Ceilings had been sprayed, at some point, with a bad “popcorn” texture finish that was now loose and cracking. But covering it over with more drywall would have obscured the upper edge of the picture rail. So Kevin very carefully pried off the top section of moulding in every room, cataloging exactly where each piece came from. After he’d added crack-proof drywall over the ceiling, he nailed the moulding back in place. The ceilings were finished with ‘White Hyacinth’ from Sherwin-Williams.

Not only had all of the original woodwork and trim been painted, but also the hardware. And so every window latch, doorknob, hinge, and switch plate was methodically cataloged, removed, soaked, cleaned, polished, and replaced. Woodwork was stripped, sanded, and stained in place, a time-consuming process that took the couple more than a month, working seven days a week. Janet painted the rooms in warm, earthy tones from Benjamin Moore, inspired by the GuildCraft carpets: ‘Thyme’ in the living and dining rooms, with accents of ‘Turtle Green’ and ‘New Chestnut’; and the rich ‘Roycroft Adobe’ in the guest room.

Janet and Kevin had learned to save the floors for last, as they are subject to spills and damage during restoration. The wood floors—oak in the living room, fir in the kitchen, and maple in the bedroom—were refinished and sealed with a matte polyurethane finish.

Rooms were furnished with a combination of antiques and historical reproductions. Favorite antiques include a handsome L. & J.G. Stickley library table, ca. 1906, and a set of Limbert dining chairs. Leopard skin-glazed Fulper pots and organic Van Briggle vases, Roycroft bowls, and other objects fill windowsills, bookcases, and tabletops.

The exterior, too, required substantial work, including foundation crack repairs and restoration of the botched front porch. The original cedar siding was patiently stripped and ground down to the original wood, and the house repainted in a becoming fall palette using Sherwin-Williams’ ‘Jute Brown’ on the body, with ‘Van Dyke Brown’ on the trim and ‘Fireweed’ on the window sash.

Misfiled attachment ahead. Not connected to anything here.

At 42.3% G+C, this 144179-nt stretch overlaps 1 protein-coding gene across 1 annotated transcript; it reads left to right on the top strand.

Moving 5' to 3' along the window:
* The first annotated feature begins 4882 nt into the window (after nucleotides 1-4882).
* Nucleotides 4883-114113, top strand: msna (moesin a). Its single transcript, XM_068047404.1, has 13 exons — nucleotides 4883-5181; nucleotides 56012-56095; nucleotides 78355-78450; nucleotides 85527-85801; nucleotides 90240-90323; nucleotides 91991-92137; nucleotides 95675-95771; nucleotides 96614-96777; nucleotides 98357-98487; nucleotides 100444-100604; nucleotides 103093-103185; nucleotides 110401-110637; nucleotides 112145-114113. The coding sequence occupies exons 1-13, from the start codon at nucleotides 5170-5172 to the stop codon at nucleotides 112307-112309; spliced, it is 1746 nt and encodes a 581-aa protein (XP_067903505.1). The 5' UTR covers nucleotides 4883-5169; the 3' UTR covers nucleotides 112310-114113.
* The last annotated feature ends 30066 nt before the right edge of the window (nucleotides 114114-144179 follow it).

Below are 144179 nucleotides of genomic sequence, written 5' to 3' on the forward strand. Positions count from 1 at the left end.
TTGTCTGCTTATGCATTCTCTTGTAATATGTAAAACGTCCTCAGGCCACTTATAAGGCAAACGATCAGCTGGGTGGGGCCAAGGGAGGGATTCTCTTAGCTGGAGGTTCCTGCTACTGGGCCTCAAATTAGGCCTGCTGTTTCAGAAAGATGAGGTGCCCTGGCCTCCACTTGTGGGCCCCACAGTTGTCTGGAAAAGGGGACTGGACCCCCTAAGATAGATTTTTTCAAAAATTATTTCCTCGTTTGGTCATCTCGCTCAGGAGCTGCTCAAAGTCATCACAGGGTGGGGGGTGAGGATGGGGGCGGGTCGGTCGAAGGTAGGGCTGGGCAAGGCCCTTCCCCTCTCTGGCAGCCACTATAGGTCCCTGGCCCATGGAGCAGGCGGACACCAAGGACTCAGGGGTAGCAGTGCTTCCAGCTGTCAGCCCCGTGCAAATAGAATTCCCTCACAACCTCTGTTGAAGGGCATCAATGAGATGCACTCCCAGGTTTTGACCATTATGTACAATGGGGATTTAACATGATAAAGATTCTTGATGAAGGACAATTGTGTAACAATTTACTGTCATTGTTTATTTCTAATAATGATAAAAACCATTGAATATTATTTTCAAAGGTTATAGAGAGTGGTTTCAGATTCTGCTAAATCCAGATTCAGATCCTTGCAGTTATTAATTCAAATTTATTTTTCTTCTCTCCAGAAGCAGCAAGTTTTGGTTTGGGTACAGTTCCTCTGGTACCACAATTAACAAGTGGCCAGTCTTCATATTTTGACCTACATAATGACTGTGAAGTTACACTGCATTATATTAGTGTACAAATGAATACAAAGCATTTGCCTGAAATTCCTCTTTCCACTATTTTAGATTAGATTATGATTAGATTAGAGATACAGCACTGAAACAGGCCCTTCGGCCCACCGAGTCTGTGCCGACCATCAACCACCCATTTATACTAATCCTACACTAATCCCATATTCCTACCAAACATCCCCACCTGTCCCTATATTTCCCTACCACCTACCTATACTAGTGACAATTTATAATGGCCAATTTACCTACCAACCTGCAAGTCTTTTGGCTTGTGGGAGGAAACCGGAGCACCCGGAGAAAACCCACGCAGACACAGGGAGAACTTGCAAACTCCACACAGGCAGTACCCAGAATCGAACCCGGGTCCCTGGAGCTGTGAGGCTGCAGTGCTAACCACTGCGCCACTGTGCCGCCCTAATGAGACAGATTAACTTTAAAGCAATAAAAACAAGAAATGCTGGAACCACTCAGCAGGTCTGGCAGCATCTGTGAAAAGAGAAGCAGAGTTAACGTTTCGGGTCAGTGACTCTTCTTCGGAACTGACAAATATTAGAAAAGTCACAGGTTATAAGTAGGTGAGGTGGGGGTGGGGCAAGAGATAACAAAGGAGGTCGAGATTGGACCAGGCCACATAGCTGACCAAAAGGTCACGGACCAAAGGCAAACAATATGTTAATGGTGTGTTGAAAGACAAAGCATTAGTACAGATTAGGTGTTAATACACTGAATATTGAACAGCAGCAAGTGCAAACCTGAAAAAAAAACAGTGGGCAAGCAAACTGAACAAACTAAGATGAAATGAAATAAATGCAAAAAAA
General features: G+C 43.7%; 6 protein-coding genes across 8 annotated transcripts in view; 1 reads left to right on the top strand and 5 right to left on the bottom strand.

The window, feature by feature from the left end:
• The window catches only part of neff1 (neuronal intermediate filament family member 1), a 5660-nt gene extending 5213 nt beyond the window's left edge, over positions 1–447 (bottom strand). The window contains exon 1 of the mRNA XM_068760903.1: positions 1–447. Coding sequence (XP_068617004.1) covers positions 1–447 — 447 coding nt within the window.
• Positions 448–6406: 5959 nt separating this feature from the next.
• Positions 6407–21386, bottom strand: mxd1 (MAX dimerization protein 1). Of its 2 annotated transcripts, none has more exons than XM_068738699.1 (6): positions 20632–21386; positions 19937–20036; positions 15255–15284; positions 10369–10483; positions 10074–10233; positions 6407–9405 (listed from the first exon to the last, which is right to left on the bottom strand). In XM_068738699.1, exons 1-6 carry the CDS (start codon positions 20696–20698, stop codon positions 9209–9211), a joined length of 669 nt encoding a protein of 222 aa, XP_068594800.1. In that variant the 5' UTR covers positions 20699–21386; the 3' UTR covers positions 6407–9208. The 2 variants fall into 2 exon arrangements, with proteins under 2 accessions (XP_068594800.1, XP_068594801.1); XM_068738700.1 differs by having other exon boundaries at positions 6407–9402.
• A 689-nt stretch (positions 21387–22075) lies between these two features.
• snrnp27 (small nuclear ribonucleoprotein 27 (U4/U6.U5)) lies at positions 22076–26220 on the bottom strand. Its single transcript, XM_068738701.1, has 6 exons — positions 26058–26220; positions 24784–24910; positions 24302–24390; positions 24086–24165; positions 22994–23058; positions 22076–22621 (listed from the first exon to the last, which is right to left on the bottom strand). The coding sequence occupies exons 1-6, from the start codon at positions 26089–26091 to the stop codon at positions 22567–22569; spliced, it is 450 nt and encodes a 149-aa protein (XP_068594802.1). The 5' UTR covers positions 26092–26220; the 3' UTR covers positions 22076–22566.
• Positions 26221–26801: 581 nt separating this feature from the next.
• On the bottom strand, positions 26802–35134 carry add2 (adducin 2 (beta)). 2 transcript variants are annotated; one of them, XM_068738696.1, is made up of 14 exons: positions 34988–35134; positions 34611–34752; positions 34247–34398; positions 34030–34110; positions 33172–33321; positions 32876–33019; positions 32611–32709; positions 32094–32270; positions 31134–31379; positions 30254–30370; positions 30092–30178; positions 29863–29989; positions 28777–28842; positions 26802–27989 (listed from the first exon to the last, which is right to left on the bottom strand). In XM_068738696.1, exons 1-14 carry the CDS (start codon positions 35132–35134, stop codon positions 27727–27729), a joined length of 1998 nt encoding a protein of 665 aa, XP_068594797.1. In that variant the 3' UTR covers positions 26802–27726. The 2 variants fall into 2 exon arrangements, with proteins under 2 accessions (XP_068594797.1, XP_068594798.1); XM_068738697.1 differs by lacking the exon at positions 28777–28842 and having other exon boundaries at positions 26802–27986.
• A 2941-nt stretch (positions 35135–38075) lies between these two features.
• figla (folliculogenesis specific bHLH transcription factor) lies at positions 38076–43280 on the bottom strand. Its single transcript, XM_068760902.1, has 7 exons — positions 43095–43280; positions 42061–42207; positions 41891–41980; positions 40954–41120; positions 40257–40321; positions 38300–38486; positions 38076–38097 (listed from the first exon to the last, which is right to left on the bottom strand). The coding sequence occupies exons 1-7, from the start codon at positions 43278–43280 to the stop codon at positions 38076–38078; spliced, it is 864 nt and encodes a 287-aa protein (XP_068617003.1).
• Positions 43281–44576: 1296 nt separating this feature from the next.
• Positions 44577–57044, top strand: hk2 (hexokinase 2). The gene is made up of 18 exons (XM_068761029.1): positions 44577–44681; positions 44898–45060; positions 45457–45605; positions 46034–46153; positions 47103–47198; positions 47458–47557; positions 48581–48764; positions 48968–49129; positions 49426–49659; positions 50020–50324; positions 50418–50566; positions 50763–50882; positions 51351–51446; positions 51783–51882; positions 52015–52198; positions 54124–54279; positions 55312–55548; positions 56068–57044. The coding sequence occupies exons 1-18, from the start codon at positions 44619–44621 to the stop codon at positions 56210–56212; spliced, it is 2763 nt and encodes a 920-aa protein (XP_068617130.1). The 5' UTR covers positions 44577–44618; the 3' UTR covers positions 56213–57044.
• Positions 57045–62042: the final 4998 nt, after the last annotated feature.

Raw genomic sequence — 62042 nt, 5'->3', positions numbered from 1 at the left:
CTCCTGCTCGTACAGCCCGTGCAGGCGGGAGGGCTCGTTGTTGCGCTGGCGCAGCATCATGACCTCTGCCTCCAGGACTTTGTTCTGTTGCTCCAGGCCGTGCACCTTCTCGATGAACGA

The Arts & Crafts movement is a philosophy and a way of life, Janet and Kevin strongly feel. Their goal was straightforward: They wanted to create a home filled with honest work and the beauty of Arts & Crafts period design, as a backdrop for a life lived in appreciation of simple pleasures.

The Skinny from Experienced Restorers.

Janet and Kevin Conway successfully restored two Arts & Crafts-era homes, and have some practical advice to pass along.

  • Put stuff in storage and live in an empty house, as much as you can. It will be easier than moving furnishings from room to room.
  • Foundation work must precede plastering to avoid new cracks. Save non-essential exterior and landscaping work for last.
  • Avoid replacing wood windows. Most can be repaired at reasonable cost compared to replacements. Preservation may be required if you are seeking historic designation.
  • Use TSP (tri-sodium phosphate) and very hot water to strip paint from old hardware. Chemical strippers can damage metal finish. Catalog where each piece went—hinges all may look the same, but different areas of wear and tear mean they are not interchangeable.

Tags: arts & crafts homes bungalows OHJ February 2016 restoration Washington

By Brian D. Coleman

Brian D. Coleman, M.D., is the Editor-at-large for Arts and Crafts Homes and Old House Journal magazines and has written numerous articles on home design. His work has appeared in magazines ranging from Old House Journal to Period Living in the U.K.